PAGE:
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class Hello12 {
    static int b = 10;
    static {
        b = 100;
    }
}

class sample {
    public static void main(String args[]) {
        System.out.println(Hello12.b);
    }
}

On running above code the output comes as 100 because when I called Hello class, static block is executed first setting the value of b to 100 and displaying it. But when i write this code:

class Hello12 {
    static {
         b = 100;
    }
    static int b = 10;
}

class sample {
    public static void main(String args[]) {
        System.out.println(Hello12.b);
    }
}

Here the output comes as 10. I am expecting answer as 100 because once the static block is executed it gave b the value as 100. so when in main(), I called Hello.b it should have referred to b (=100). How is the memory allocated to b in both the codes?

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3  
+1. In practice, use final. –  djechlin Jul 22 '14 at 18:58

4 Answers 4

up vote 49 down vote accepted

In the "Detailed Initialization Procedure" for classes, Section 12.4.2 of the JLS states:

Next, execute either the class variable initializers and static initializers of the class, or the field initializers of the interface, in textual order, as though they were a single block.

This means that it's as if the first example was:

b = 10;
b = 100;

And the second example was:

b = 100;
b = 10;

The last assignment "wins", explaining your output.

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9  
This has to be the accepted answer! –  kocko Jul 22 '14 at 19:21
    
@kocko That's okay. Let's help get rgettman the Populist badge. Unfortunately, this means the accepted answer needs to have 10 upvotes... –  Quincunx Jul 22 '14 at 22:43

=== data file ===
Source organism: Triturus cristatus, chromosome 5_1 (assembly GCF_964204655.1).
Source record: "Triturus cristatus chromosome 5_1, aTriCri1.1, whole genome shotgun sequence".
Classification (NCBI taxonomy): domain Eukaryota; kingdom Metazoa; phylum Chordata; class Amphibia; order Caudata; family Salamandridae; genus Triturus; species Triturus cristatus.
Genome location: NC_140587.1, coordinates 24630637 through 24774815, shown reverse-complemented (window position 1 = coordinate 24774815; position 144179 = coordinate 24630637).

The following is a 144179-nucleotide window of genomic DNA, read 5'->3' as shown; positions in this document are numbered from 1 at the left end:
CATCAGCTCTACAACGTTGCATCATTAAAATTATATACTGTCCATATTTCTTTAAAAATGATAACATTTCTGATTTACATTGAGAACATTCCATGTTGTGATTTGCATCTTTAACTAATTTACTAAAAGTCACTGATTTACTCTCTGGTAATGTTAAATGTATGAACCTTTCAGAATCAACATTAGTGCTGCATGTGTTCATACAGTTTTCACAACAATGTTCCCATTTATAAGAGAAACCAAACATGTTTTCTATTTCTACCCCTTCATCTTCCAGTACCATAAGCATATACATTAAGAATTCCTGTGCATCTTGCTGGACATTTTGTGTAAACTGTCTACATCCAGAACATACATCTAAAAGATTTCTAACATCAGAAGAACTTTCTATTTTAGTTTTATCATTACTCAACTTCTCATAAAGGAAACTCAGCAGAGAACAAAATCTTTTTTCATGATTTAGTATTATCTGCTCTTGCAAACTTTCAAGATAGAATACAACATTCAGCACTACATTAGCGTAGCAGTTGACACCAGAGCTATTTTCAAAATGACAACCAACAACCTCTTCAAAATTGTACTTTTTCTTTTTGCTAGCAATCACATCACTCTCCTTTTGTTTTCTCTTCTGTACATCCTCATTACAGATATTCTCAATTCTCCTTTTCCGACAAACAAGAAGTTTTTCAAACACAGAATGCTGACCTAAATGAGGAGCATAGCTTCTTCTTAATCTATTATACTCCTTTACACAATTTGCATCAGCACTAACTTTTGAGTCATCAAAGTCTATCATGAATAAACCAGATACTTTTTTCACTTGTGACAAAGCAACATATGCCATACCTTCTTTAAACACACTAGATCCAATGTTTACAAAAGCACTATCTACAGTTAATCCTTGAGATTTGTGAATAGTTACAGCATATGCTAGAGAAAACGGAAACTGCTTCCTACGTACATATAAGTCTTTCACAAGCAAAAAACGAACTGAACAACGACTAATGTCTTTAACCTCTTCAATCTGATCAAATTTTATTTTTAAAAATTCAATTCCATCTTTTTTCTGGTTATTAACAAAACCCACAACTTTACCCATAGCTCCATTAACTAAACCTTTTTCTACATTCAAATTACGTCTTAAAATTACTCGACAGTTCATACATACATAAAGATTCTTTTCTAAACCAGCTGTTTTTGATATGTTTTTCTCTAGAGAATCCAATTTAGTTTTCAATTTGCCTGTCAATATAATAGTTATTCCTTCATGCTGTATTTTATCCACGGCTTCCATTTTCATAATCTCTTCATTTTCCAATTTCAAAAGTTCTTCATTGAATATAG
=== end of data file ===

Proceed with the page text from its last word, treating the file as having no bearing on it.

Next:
5  
Why does it compile if it's run in 'textual order'? Surely b hasn't been declared when it is set in the static block? –  Trengot Jul 23 '14 at 9:16
    
Because the compiler like always splits Variable DECLARATION from assignment. Like in the good old days, every Variable is first declared, a nice place in Memory is found and made cozy, before any assignments happen ;-) –  Falco Jul 23 '14 at 15:52

Static blocks and static variables are initialized in the order in which they appear in the source. If your code is:

class Hello12 {

  static int b = 10;
  static {
     b = 100;
  }

}

The result is 100.

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Besides answering the question of how the code is executed in what order, I am guessing you also want to know why a static block can refer to a static variable that has not been textually declared/executed yet.

While section 12.4.2 of the JLS does explain that static blocks and static variable are executed in the textual order that they appear, section 8.3.3 of the JLS explains when you can reference what, and you can see that the condition of The use is not on the left hand side of an assignment; fails, allowing your static block in the second example to refer to a static variable that has not textually in order been declared/executed yet.

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Statics are evaluated in the order they appear in the program.

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